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Glaucoma is an eye condition that causes damage to the optic nerve at the back of your eye. The optic nerve connects your eye to your brain, so untreated glaucoma can cause blindness.

The eye has a pump that produces a small amount of fluid to keep enough pressure in the eyeball, so it doesn’t collapse. If this fluid drains properly, the eye pressure (also called intraocular pressure) is low, but if it doesn't drain easily, the eye pressure rises. If the pressure gets too high, the optic nerve can be permanently damaged.

It's also possible for your optic nerve to be damaged even if your eye pressure is normal.

Glaucoma is often detected during routine eye examinations. If it's caught early, it can be treated so you do not lose your sight.

Glaucoma is more common as you get older, with about one in 10 people over 70 years old having it.

You're also at a higher risk of glaucoma if you:

Types of glaucoma

There are many different types of glaucoma, which can cause different symptoms and need different treatments.

Most people have open-angle glaucoma. In this type of glaucoma, fluid cannot flow out of your eye properly, and the pressure gets too high. This video shows how it happens.

Some people get acute angle-closure glaucoma, but this is less common. In this type of glaucoma, the channels draining fluid from your eye become completely and suddenly blocked.

Other types of glaucoma include low-tension, angle-recession, steroid-induced, pigmentary and neovascular glaucoma. Occasionally, babies are born with glaucoma.

Symptoms of glaucoma

Most people with open-angle glaucoma have no symptoms until the disease is severe.

The first signs you may notice are usually blind spots at the sides of your vision (peripheral vision loss) and in some cases reduced central vision.

In cases of acute angle-closure glaucoma and some other causes of glaucoma, you may suddenly develop the following symptoms:


Acute angle-closure glaucoma is a medical emergency and must be treated immediately.

Diagnosing glaucoma

Glaucoma is diagnosed by testing your vision, including peripheral vision (visual field tests), looking through your pupil directly at the optic nerve and by measuring your eye's pressure (intraocular pressure).

A good first step is to see an optometrist for these tests. You can also see your general practice team, but they may advise you to see an optometrist who can do more detailed tests. If your optometrist or general practice team think you may have glaucoma, they will refer you to an ophthalmologist (eye doctor) who can confirm the diagnosis and start treatment.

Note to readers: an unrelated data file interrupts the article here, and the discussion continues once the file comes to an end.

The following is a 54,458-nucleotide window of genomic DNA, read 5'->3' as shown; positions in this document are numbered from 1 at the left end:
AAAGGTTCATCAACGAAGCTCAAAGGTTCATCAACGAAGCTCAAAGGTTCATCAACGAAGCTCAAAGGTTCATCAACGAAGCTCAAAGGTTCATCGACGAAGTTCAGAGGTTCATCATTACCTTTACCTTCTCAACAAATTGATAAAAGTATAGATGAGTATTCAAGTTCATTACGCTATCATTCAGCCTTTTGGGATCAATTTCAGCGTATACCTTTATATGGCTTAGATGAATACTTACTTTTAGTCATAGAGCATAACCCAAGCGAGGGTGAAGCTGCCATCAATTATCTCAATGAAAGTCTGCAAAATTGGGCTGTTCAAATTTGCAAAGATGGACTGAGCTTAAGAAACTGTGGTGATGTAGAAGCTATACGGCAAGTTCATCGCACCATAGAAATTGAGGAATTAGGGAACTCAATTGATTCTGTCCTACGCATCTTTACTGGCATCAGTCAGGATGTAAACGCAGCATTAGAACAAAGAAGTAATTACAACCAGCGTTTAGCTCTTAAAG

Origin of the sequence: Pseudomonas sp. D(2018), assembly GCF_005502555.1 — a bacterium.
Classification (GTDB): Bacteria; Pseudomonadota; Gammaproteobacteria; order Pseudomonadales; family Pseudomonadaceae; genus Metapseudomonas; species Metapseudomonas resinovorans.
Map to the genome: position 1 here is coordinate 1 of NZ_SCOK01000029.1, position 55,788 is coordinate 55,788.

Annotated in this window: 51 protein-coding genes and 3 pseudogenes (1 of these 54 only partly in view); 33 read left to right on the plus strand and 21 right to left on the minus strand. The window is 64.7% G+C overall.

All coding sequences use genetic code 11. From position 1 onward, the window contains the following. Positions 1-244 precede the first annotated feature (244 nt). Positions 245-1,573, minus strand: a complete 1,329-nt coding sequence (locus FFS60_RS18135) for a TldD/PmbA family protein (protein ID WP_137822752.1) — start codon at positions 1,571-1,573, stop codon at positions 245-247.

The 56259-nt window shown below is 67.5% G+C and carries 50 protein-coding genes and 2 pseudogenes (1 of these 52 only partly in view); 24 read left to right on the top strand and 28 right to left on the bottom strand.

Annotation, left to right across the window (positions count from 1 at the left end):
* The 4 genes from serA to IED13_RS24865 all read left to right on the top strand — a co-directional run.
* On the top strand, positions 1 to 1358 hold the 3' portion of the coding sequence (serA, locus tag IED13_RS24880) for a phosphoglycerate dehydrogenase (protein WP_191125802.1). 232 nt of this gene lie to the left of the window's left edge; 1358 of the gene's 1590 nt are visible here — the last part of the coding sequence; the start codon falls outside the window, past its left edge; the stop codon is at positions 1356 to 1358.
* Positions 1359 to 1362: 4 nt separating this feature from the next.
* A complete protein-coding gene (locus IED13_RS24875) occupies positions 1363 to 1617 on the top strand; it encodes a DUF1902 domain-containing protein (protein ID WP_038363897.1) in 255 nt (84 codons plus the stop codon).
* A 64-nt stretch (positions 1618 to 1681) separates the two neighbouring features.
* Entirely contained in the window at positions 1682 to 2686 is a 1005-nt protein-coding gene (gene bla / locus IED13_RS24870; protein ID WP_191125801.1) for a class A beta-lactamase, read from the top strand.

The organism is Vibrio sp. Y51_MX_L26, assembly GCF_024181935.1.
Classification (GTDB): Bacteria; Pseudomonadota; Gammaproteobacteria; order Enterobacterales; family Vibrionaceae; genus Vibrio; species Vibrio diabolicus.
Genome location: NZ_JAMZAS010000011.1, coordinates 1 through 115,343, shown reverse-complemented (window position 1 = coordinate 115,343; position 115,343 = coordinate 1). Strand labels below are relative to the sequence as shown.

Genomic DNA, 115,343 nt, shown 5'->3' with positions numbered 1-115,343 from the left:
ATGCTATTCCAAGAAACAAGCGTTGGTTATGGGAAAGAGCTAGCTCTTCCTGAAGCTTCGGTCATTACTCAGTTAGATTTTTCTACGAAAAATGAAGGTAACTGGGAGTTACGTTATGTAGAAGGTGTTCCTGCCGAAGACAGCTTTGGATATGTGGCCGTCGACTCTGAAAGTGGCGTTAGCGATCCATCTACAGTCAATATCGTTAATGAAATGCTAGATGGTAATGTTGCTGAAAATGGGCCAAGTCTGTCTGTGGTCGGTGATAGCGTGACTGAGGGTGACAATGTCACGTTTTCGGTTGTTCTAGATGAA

Treating glaucoma

There is no cure for glaucoma, but there are treatments that can control it and prevent further damage. Unfortunately, any existing damage to the optic nerve is permanent. If you do not treat glaucoma, the damage will get worse, and you can lose your sight.

Treatment for glaucoma aims to lower the pressure inside your eye to prevent any further damage to your optic nerve. It can do this in two ways:

You'll need to continue treating your glaucoma for the rest of your life.

The main treatment is with medicated eye drops and sometimes tablets. You might also have laser treatment, surgery or a combination of these methods.

Glaucoma medications come in different strengths and combinations. Eye doctors (ophthalmologists) try to use the smallest amount of medication with the fewest side effects. You might need several medications that complement each other. You'll need to use medications every day to control the pressure in your eye.

Like all medicines, the eye drops can have side effects, although many people do not get them. Mild eye irritation or pain is common. But if your eyes are always sore, your vision is blurred or you develop a red rash around your eyes, you should speak to your doctor as soon as possible.

Reducing your risk of glaucoma

The best way to prevent glaucoma damaging your sight is to have regular eye examinations. How often you should have an eye examination depends on your circumstances:

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Written by Canterbury optometrists. Adapted by HealthInfo clinical advisers. Last reviewed March 2023.


Page reference: 114674

Review key: HIGLC-114674